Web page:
Twitter’s place in crypto was cemented during the Block Size War of 2016-2017, climaxing with the implementation of a “user-activated soft fork” in the Bitcoin code, which effectively prevented miners from implementing a proposal from certain businesses to increase the block capacity of the blockchain. On Twitter, supporters of the “small blocks” status quo aggressively propagated the hashtag “#UASF” to successfully stir support for it.

If that was the high point, many, myself included, argue that the crypto experience on Twitter has deteriorated significantly since then.

The clearest mark of that is the surge in token-shilling bots that fill up replies to tweets and effectively discourage engagement. Musk’s pre-acquisition criticisms of Twitter’s handling of bot accounts and the notion that his move to charge users for identifying check marks could discourage their proliferation offered some initial hope for potential change. But the token bots have kept coming. Meanwhile, at least from this observer’s perch, two other negative experiences of Crypto Twitter appear to have intensified: the toxicity of interactions and the discouragement of nuance and careful readings.

Creating a more homogenous, increasingly fortified pool of ideologues, whether of the left or the right, could make things even more unbearable for anyone expressing a view that challenges  that majority. There’s a piling-on effect that happens when one side is disproportionately represented, as encouragement from like-minded users sparks a dopamine release feedback loop to drive abusive behavior. Eventually, when the dissenting minority is driven away, perhaps the toxicity will die down. But then what are you left with? Groupthink.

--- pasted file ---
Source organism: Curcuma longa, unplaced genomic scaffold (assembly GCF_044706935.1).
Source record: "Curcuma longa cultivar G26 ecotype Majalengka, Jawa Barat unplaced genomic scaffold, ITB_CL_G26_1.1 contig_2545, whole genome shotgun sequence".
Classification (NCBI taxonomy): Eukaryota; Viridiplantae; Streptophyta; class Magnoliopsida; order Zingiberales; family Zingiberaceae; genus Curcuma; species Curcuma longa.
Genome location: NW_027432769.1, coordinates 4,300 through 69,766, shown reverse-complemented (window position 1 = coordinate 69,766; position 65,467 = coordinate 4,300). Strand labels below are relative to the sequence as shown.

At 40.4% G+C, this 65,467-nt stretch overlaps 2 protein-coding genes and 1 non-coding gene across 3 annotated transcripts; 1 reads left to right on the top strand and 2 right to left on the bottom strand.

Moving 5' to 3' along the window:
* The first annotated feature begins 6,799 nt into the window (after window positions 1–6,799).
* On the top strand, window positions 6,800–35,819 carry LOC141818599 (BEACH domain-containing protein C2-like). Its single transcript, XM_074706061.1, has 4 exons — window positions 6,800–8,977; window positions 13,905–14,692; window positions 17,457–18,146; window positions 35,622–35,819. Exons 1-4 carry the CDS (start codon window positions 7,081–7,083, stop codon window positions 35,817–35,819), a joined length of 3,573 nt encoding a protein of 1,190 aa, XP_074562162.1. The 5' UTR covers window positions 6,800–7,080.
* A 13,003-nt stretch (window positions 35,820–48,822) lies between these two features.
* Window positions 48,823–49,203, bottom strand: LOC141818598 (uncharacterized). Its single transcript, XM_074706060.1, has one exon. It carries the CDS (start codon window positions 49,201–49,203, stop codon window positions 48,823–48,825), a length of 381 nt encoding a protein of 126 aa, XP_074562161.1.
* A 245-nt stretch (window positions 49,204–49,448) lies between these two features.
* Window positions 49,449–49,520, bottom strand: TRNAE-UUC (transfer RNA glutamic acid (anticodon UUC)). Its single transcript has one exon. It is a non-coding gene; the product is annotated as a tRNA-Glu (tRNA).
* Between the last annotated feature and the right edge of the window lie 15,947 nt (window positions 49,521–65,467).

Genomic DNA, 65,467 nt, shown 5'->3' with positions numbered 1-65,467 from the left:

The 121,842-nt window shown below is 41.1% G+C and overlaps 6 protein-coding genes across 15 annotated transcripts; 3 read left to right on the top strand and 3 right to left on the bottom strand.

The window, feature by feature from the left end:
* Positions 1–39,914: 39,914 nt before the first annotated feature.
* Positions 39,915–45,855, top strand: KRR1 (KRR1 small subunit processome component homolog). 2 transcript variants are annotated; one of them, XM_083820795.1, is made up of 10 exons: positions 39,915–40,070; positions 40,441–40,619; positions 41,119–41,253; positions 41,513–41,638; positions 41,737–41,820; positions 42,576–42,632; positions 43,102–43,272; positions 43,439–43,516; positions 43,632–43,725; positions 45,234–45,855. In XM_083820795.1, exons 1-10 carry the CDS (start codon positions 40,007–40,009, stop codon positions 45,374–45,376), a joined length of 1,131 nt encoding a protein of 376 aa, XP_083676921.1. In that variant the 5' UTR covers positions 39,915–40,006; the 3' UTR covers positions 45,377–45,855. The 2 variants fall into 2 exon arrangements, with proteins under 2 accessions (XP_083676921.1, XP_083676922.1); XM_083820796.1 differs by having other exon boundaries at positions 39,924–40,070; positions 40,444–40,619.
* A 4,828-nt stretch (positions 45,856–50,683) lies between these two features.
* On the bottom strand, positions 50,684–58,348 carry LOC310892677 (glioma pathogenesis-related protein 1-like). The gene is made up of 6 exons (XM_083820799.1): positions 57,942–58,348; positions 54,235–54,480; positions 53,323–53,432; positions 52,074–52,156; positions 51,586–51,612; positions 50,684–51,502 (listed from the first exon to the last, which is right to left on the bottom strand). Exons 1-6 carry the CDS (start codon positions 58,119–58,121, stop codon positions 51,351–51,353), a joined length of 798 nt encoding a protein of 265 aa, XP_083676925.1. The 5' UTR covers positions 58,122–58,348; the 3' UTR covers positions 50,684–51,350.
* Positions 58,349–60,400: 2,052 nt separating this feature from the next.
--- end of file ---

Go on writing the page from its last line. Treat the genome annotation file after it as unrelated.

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None of this is in crypto’s interest. It’s axiomatic that permissionless, open-source environments thrive on a plurality of ideas from which the “wisdom of the crowd” can be drawn. Indeed, diversity of thought – which, interestingly, is an argument against “wokeness” – is the reason for the one relatively consistent mindset among crypto people of otherwise varying political persuasions: a resistance to centralized authority over the design of this technology.

Non-Twitter alternatives

Now, I’m not especially worried that if Crypto Twitter shrinks to the point where it ceases to be a useful, open, multi-viewpoint forum, the crypto community will lose its capacity to properly debate and develop ideas. The era of Web3 may shift us out of centralized social media altogether and into wallet-based, on-chain networks of conversation that, while siloed for specific projects, create links of interoperable exchange across communities in which ideas can intersect, clash and synthesize into new concepts.

As my colleague Daniel Kuhn opined, Musk is indirectly offering a clear argument for a decentralized Web3 internet. The contradictions and flip-flops seen in his erratic attempts to define and manage free speech on Twitter are not necessarily a problem unique to him; they are the direct outcome of centralized control, no matter who is in charge. Free speech cannot be “guaranteed” by a controlling private individual with his own natural, human whims and self interests.

The real good news is that we’re already seeing the failings of Musk’s attempts to fix Twitter spurring interest in a new, crypto-friendly alternative: for instance, Nostr, the open-relay protocol that’s seeking to build a censorship-resistant social network, now with former Twitter CEO Jack Dorsey’s financial support. Meanwhile, Mastodon is gaining support.

It was fun while it lasted. But Crypto Twitter’s demise mightn’t be a bad thing.

The views and opinions expressed herein are the views and opinions of the author and do not necessarily reflect those of Nasdaq, Inc.